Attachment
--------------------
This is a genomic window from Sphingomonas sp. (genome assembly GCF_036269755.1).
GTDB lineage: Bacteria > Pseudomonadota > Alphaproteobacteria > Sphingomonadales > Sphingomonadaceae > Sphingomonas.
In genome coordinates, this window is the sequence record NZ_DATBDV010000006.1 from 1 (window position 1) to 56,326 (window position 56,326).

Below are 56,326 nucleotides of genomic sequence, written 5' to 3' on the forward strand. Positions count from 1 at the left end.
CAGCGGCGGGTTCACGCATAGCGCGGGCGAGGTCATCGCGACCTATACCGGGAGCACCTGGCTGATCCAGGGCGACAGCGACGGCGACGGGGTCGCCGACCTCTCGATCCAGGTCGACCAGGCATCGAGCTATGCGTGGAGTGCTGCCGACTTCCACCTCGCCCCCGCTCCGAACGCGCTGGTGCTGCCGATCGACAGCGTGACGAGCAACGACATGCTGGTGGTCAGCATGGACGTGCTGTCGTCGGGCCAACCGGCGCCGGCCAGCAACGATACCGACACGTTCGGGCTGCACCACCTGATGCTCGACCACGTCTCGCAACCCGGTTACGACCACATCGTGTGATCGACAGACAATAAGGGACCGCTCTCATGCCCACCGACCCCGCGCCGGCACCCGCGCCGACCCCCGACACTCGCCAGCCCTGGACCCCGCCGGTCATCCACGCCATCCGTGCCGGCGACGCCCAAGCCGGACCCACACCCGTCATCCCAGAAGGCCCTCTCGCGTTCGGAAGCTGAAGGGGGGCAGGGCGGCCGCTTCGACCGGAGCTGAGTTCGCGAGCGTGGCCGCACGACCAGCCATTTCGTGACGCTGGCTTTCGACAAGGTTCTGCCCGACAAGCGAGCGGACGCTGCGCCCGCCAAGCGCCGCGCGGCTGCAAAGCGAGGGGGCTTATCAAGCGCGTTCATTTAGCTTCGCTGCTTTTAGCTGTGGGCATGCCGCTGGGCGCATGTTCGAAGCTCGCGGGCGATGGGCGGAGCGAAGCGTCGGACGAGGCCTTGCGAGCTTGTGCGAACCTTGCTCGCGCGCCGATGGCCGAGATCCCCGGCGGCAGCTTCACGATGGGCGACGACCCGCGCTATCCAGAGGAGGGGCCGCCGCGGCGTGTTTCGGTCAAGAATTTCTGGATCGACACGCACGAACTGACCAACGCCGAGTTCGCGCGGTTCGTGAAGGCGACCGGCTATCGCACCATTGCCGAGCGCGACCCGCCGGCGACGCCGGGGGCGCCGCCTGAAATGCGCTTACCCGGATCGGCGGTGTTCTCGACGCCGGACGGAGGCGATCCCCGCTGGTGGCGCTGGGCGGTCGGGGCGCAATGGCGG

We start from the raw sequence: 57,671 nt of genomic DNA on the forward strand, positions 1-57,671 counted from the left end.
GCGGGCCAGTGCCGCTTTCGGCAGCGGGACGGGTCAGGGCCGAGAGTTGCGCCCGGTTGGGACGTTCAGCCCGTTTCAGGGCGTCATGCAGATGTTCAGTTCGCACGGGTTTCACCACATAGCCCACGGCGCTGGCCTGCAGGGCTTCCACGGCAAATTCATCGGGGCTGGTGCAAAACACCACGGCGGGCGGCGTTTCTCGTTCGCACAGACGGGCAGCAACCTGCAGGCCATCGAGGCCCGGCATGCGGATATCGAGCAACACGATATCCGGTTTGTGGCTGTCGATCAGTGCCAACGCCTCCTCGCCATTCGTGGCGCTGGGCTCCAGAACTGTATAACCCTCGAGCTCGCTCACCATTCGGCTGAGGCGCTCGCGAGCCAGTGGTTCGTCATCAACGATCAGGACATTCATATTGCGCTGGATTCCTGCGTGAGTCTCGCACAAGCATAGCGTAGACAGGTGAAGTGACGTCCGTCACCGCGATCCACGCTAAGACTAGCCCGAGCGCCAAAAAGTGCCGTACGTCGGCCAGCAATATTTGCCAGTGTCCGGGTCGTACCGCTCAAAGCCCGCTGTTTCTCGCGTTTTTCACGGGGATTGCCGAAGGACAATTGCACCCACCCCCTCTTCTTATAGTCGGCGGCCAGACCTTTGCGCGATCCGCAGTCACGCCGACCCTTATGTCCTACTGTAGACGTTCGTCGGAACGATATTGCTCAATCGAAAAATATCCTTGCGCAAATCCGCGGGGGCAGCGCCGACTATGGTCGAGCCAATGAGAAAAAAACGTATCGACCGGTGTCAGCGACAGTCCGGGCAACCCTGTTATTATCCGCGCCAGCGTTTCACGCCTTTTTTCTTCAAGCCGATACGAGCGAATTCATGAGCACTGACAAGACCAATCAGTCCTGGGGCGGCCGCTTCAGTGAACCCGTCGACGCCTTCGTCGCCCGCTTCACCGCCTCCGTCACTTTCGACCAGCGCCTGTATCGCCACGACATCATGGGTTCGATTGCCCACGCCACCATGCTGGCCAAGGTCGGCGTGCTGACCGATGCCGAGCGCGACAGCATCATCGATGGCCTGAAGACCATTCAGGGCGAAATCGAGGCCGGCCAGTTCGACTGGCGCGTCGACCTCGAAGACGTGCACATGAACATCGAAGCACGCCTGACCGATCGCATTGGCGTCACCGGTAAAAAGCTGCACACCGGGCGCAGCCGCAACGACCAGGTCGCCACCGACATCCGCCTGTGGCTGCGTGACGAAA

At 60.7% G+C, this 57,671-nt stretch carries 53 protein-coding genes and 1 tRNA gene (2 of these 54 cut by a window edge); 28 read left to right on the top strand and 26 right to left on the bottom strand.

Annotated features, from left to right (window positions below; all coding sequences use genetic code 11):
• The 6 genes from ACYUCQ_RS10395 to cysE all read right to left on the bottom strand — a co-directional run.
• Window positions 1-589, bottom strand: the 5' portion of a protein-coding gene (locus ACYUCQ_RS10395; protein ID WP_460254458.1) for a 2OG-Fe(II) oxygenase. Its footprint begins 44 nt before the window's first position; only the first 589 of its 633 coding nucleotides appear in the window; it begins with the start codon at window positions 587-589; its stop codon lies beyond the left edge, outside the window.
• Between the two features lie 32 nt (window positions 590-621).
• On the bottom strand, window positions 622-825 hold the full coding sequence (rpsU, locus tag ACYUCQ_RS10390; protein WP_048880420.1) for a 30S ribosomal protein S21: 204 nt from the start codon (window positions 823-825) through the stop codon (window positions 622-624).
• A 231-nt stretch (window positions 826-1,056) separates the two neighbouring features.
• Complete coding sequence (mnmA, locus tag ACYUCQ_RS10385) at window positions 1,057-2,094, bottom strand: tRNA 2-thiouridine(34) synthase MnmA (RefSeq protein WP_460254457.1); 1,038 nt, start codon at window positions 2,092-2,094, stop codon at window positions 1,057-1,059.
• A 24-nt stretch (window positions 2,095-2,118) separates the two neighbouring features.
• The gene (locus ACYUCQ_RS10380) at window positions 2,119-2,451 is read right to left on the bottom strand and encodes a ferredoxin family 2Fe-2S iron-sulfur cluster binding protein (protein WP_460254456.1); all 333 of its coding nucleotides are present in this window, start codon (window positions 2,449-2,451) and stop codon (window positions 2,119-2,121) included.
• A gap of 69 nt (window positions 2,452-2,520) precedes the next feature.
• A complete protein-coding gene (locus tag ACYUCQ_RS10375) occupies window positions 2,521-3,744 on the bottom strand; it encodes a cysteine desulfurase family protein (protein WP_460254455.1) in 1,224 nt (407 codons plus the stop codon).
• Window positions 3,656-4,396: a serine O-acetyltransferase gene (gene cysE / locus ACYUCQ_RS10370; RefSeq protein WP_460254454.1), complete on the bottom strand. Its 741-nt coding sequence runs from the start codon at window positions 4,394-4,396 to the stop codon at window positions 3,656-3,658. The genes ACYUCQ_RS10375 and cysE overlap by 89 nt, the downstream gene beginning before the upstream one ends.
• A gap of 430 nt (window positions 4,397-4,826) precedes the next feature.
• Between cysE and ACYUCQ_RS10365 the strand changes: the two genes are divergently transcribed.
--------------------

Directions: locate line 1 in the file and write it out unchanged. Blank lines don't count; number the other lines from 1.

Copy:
This is a genomic window from Sphingomonas sp. (genome assembly GCF_036269755.1).